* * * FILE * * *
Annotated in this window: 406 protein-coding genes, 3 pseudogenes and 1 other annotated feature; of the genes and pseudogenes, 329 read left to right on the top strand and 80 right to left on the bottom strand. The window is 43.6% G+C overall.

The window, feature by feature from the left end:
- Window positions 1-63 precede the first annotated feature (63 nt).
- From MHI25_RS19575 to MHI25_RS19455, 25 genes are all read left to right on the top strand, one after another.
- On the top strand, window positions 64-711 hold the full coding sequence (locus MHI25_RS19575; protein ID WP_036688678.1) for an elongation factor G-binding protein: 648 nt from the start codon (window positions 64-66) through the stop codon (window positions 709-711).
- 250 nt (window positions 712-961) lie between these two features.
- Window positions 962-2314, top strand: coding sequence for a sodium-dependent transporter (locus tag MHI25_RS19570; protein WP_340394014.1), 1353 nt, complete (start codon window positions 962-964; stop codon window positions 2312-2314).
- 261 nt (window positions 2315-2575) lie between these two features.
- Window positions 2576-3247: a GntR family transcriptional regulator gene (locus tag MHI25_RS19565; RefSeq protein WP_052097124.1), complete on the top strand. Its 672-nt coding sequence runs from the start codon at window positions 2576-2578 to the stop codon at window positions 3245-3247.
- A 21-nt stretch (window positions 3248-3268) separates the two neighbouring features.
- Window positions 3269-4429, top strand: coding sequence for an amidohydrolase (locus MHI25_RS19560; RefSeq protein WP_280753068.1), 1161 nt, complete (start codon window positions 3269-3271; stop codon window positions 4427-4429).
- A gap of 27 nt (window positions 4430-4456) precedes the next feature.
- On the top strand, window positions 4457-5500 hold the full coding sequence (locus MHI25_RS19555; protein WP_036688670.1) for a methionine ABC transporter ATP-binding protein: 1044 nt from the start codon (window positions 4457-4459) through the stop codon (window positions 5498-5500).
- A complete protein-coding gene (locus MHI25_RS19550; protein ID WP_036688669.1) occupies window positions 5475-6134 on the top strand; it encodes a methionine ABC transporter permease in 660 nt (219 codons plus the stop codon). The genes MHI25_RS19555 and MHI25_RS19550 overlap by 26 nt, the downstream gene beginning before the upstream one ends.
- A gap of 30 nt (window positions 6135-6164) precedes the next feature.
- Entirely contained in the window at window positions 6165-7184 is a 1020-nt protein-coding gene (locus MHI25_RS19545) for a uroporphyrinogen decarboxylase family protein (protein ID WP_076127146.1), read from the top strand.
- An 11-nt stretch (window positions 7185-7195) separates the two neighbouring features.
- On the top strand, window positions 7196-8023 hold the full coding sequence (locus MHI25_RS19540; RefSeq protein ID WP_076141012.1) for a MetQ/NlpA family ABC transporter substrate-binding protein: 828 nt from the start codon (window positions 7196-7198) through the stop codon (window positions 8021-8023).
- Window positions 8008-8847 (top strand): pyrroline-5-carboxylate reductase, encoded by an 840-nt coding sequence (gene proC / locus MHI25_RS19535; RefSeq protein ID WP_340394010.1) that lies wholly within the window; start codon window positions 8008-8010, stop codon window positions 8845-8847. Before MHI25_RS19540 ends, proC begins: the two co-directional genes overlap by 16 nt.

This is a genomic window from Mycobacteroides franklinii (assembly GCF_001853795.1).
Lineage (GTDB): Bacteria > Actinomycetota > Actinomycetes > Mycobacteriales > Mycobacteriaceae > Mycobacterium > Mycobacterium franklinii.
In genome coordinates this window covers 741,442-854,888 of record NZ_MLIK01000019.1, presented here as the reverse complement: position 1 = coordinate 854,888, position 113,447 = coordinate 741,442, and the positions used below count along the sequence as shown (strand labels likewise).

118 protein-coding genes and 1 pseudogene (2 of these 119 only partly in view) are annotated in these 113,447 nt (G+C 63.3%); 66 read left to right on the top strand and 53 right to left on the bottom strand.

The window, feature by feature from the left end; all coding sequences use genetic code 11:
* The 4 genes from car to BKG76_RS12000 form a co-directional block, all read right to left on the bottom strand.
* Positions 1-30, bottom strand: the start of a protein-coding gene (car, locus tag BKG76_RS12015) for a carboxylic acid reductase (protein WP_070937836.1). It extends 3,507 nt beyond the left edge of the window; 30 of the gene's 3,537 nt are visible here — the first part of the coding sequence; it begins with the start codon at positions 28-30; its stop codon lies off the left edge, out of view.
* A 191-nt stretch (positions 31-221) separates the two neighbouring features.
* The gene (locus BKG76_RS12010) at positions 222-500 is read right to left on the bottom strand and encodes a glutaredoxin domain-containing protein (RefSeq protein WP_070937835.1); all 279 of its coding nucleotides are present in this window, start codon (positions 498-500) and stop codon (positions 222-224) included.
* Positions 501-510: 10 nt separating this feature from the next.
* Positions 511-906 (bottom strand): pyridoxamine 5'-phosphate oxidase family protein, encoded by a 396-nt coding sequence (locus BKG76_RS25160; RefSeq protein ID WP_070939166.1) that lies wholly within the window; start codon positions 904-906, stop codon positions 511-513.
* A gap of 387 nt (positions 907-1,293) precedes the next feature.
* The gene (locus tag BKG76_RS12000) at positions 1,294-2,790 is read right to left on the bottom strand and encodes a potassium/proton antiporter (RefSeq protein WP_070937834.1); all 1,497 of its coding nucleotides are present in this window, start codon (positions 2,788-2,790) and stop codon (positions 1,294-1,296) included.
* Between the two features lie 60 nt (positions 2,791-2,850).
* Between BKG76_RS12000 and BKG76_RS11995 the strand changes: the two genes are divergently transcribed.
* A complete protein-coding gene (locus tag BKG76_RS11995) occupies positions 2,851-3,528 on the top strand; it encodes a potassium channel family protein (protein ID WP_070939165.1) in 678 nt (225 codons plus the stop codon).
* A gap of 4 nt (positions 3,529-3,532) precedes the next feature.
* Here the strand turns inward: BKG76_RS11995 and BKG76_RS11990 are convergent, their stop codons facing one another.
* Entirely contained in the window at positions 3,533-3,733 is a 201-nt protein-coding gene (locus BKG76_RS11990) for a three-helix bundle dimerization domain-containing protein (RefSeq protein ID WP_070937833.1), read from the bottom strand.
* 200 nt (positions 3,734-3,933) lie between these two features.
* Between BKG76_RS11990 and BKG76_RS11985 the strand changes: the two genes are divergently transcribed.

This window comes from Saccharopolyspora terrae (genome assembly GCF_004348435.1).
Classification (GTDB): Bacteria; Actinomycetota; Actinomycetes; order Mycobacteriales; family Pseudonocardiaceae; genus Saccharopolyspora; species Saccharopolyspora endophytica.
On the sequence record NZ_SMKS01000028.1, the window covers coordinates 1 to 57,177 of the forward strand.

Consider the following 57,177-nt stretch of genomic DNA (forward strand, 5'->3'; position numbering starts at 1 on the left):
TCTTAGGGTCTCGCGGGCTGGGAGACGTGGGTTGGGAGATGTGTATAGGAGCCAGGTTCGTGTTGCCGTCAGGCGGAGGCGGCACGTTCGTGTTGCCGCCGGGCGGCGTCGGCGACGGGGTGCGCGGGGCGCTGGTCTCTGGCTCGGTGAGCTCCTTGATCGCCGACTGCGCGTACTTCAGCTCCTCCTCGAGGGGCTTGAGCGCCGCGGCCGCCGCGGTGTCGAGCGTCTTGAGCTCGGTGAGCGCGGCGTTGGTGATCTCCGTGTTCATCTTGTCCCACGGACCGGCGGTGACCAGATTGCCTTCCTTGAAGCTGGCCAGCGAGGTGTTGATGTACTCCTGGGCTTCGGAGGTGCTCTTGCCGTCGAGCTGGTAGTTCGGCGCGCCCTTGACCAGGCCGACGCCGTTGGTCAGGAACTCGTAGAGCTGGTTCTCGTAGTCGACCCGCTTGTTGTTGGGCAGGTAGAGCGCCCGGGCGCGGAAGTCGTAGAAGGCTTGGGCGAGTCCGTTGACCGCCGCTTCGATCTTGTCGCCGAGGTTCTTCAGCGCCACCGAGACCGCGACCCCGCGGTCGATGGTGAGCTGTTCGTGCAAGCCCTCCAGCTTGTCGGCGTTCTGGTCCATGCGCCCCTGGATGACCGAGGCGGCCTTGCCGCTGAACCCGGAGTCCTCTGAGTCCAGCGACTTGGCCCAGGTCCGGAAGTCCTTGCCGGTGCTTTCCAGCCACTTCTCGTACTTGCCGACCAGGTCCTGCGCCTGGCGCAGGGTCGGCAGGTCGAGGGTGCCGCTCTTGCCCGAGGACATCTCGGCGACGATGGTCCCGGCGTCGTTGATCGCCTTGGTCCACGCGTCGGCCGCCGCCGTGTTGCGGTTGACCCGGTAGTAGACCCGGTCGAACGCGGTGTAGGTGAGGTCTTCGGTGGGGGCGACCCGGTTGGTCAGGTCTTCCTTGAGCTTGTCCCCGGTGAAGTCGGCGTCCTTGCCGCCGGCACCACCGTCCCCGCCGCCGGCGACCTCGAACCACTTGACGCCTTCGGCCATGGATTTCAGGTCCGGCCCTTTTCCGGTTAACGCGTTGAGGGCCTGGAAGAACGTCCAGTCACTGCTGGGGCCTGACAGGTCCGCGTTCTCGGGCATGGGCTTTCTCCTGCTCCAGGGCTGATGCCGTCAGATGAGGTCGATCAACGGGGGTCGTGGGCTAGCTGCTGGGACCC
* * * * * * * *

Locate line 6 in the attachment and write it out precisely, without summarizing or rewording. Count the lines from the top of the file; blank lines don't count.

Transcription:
- 250 nt (window positions 712-961) lie between these two features.